"At BMO, NA and LB, the dividend increase is in keeping with the every-other-quarter pattern," he said. "We note that Canadian Western Bank would have been scheduled to increase its dividend this quarter based on this pattern, but we forecast no move given that it sits at the higher end of its payout range target and faces heightened uncertainty around loan losses. CIBC has increased its dividend for the past six quarters, consistent with management's desire to move its payout ratio to the upper end of its target range. We assume there is at least one more move to come, though the end of this process will likely come soon unless earnings growth is better than we have assumed."

Admitting his "conservative disposition" for the banks' risk-reward profiles "tilted too far on the conservative side," he raised his target prices for the stocks "closer to the post-crisis average from the discount we had previously assumed."

His changes were:

- Bank of Montreal (BMO-T, sector performer) to $84 from $79. Consensus: $80.
- Bank of Nova Scotia (BNS-T, sector performer) to $65 from $61. Consensus: $64.71.
- Canadian Imperial Bank of Commerce (CM-T, not rated) to $103 from $96. Consensus: $98.50.
- National Bank of Canada (NA-T, sector performer) to $44 from $42. Consensus: $45.75.
- Royal Bank of Canada (RY-T, sector outperformer) to $81 from $78. Consensus: $78.50.
- Toronto-Dominion Bank (TD-T, sector outperformer) to $60 from $58. Consensus: $57.43.
- Canadian Western Bank (CWB-T, sector underperformer) to $26 from $25. Consensus: $25.02.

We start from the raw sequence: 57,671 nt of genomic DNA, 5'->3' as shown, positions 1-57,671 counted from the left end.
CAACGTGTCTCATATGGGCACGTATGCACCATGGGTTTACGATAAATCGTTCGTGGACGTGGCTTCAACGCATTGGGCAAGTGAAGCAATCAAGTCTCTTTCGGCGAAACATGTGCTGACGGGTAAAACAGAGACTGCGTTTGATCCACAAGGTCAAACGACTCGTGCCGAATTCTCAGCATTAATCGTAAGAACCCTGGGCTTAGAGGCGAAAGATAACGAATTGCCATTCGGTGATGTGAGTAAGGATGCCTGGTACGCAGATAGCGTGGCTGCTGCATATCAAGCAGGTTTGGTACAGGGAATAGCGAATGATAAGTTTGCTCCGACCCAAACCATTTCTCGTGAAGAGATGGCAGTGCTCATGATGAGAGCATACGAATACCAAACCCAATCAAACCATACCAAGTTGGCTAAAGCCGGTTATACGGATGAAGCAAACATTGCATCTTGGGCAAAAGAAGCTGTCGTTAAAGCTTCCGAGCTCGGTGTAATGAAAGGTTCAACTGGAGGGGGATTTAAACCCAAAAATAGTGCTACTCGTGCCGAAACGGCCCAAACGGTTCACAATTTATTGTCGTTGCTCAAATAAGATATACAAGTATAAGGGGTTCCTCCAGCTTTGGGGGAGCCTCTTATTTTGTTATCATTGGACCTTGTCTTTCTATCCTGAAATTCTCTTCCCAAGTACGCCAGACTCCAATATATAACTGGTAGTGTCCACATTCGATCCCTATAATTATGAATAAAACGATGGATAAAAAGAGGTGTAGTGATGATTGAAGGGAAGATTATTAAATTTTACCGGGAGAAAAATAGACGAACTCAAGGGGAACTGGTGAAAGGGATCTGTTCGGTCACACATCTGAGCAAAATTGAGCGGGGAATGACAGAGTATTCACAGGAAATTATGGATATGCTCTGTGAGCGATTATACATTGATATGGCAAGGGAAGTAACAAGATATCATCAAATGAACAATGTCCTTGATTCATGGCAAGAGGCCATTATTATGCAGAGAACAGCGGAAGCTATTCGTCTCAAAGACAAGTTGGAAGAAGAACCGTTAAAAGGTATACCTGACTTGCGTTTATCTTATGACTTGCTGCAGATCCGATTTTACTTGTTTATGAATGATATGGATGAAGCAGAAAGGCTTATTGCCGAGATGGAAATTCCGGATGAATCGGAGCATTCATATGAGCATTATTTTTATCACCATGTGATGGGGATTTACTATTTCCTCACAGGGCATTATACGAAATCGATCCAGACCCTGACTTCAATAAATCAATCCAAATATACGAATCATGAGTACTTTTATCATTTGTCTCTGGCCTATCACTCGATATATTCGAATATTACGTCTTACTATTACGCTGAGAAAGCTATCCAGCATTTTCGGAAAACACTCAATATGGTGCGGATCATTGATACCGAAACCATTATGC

- Laurentian Bank of Canada (LB-T, sector performer) to $51 from $49. Consensus: $50.44.


The "sharp" decline in the share price for Methanex Corp. (MEOH-Q, MX-T) over the last three weeks is in stark contrast to rising oil prices and improvement in the outlook for methanol, according to Raymond James analyst Steve Hansen.

In reaction to this difference, Mr. Hansen upgraded his rating for the Vancouver-based company to "strong buy" from "outperform."

"Global methanol prices continue to gain largely as expected, with U.S. spot methanol surging 45 per cent over the past 10 weeks as excess regional supply (and large commensurate price discount) continues to fade on sizeable export moves," said Mr. Hansen. "At the same time, European spot prices have rallied nearly 60 per cent over the same period on multiple supply outages (planned and unplanned), all while Asian spot prices have trended modestly higher (up 6.0 per cent). In short, the methanol price backdrop continues to look demonstrably better than earlier this year, in our view, with many of these gains yet to be reflected in Methanex's current regional contract prices — a common lag effect that we expect will adjust in the coming months."